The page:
Health Expert Shares How Much You Should Work Out Each Week For Longevity

Aging can be an intimidating part of life. In fact, roughly 87% of Americans reported having a fear of aging in a survey conducted by Harris Poll and Pfizer. While it's impossible to escape aging, we can take steps to increase our chances of living a long and prosperous life. To learn more about how, Health Digest interviewed Carol Espel, MS, and Director of Fitness at Pritikin Longevity Center, about how people of any age can increase their longevity through exercise. 

In discussing aging, we often hear the term longevity, but what does it actually mean? "Longevity typically refers to one's lifespan," Espel explains. "We know that most adults after reaching 65 are living well-beyond past predicted levels." Between the periods of 1900 and 2013, life expectancy increased by over 30 years, from 47 to 79 years old (per Penn Wharton, University of Pennsylvania). Espel explained what she believed to be behind this change. "While aging is certainly part of life, new science, research and technologies have identified several factors that can directly influence how we age and potentially slow the aging process," she told us. 

We all want to increase our lifespan so we can create new memories and spend more time on this Earth with our loved ones. Espel believes that making sure to move your body is a key component to increasing one's lifespan. "Our lifespan or "health" span is positively impacted with regular exercise and physical activity," she shared.

Which exercises increase longevity?

Figuring out which exercises promote a longer lifespan is the next step to creating a healthy exercise routine. To begin, Espel listed a number of fun cardio exercises that boost longevity. "Activities like walking, biking, dancing, [and] swimming are all good choices," she noted.

According to Espel, muscle-strengthening activities also appear to prevent many effects of aging. "They've been shown to fend off age-related loss of muscle mass associated with declining strength, bone health, poor resilience, increased body fat, and often, cognitive decline," she told us.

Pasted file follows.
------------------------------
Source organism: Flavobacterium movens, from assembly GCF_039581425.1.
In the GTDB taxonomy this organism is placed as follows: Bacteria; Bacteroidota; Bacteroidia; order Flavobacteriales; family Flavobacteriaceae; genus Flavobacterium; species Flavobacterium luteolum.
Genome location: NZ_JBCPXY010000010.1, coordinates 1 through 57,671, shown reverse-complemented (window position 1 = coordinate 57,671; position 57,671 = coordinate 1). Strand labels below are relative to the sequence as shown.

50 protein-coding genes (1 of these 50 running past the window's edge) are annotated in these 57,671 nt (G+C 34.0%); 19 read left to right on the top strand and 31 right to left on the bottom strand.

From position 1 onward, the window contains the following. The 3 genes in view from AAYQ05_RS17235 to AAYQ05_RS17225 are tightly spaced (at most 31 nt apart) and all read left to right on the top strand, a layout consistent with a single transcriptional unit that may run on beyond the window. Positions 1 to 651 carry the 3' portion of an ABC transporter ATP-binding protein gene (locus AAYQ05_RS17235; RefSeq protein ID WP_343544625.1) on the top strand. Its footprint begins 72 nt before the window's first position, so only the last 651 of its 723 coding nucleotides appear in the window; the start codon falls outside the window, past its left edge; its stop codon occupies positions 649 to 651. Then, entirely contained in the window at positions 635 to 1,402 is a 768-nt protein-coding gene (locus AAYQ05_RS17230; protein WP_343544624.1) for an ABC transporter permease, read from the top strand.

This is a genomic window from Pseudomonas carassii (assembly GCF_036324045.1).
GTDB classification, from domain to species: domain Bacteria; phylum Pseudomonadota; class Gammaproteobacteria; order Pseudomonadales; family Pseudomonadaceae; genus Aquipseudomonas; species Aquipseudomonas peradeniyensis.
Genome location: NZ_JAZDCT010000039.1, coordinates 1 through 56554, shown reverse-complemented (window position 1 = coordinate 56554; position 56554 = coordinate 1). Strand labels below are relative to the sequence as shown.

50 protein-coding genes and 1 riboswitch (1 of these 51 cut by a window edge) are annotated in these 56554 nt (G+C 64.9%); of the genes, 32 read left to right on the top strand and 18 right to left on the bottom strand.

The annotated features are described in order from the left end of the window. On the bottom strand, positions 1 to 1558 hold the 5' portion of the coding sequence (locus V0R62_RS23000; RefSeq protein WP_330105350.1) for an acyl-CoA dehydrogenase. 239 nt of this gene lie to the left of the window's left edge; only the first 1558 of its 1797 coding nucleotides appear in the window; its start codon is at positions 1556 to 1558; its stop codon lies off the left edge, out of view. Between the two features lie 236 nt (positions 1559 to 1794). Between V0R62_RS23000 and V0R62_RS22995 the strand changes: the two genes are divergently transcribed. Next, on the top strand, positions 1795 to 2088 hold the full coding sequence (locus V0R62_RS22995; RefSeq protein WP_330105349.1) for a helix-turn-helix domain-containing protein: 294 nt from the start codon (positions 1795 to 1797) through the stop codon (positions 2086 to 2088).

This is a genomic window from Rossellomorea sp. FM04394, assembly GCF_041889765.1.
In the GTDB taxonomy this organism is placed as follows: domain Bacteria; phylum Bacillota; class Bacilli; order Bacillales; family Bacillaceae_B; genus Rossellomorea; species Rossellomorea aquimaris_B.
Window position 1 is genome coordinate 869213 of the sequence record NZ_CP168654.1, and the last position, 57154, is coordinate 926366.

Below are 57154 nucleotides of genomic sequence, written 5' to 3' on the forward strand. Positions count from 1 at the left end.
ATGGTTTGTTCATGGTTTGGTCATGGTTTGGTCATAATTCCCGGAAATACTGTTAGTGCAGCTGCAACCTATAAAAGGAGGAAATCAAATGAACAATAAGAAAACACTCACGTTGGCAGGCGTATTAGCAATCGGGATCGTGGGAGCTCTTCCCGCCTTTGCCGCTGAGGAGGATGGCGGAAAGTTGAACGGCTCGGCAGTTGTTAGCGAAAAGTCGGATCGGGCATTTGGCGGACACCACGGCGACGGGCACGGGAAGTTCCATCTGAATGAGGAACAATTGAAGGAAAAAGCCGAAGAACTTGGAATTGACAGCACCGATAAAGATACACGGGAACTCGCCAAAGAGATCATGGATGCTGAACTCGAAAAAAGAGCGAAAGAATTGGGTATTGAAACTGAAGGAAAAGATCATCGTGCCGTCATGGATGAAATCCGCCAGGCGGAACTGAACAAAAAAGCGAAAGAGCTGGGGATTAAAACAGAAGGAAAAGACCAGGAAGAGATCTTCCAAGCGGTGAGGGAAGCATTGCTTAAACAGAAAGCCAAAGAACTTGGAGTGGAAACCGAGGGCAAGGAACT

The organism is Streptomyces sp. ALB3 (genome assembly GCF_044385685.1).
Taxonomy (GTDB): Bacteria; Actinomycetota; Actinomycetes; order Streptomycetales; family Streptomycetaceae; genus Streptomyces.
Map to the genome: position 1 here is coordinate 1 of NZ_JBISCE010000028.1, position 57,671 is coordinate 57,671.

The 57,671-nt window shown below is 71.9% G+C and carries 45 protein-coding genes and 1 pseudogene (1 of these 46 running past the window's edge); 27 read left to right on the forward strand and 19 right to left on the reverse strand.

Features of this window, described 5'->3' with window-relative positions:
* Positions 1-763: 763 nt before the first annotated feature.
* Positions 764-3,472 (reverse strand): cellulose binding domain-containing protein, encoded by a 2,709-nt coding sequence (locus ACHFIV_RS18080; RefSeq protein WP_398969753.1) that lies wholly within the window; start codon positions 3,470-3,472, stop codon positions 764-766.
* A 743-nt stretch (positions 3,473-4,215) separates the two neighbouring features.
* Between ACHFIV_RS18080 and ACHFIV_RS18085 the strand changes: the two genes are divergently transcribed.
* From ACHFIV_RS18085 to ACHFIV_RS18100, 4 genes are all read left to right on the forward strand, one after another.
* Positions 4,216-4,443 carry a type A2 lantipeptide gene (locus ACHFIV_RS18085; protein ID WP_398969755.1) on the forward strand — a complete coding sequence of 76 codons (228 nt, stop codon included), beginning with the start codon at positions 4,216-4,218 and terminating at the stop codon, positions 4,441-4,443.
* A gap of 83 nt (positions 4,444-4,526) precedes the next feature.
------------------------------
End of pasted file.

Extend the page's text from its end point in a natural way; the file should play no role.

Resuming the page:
What exercises can you try to strengthen your muscles? "Exercises like squats, lunges, dips, pushups, pull-ups, and bench presses are great choices and sometimes don't require much more than using one's own body weight." Espel shared. "The most effective strength training programs tend to be those that focus on large, multi-joint, compound exercise that target many muscle groups, especially the hips and thighs." For added strength and endurance, Pilates, some types of yoga, and body conditioning classes are also useful.

Choosing exercises where one can practice flexibility is essential for safety, said Espel. "As we age, joints and muscles become shortened and stiff and more prone to injury and pain," she pointed out. "Flexibility exercises improve balance which decreases [the] risk of falling and injury." Additionally, it's important that the exercise you choose is enjoyable and inspiring. "Success comes when the exercise choices include enjoyable and purposeful programs with manageable and sustainable goals that address one's lifestyle," Espel reiterated. 

How much should you exercise to promote longevity?

Now that we know which exercises can increase our longevity, we can figure out how often to do them. Espel explains that cardio exercises should be done regularly. "Regular moderate cardio activity of about 150 minutes a week (about 25-30 minutes most days of the week) are best for sustaining cardiovascular health, weight management and avoiding a myriad of health-related diseases." In addition, she shared that strength-training programs should be practiced 2-3 times a week for 10-60 minutes, per the American College of Sports Medicine. 

When considering exercises, we sometimes forget about the benefits of simply stretching. "Regular stretching 10-30 minutes daily also improves posture to help reduce low back pain, chest tightness and hunching over," Espel told us. "Other benefits include the development and maintenance of strength, improved range of motion and freedom of movement without pain, increased circulation, and blood flow, all of which will provide a greater quality of life and healthy aging."

Despite the benefits of exercise, many people feel a lack of motivation to exercise that may only intensify with age. Espel notes that anyone can begin to exercise whenever they're ready. "It's never too late to get started," she says. "Studies document time and time again that people who are overweight or who have been inactive for years can increase their life expectancy by adding moderate physical activity to their routine."

You can learn more about Carol Espel by visiting the Pritikin Longevity Center website.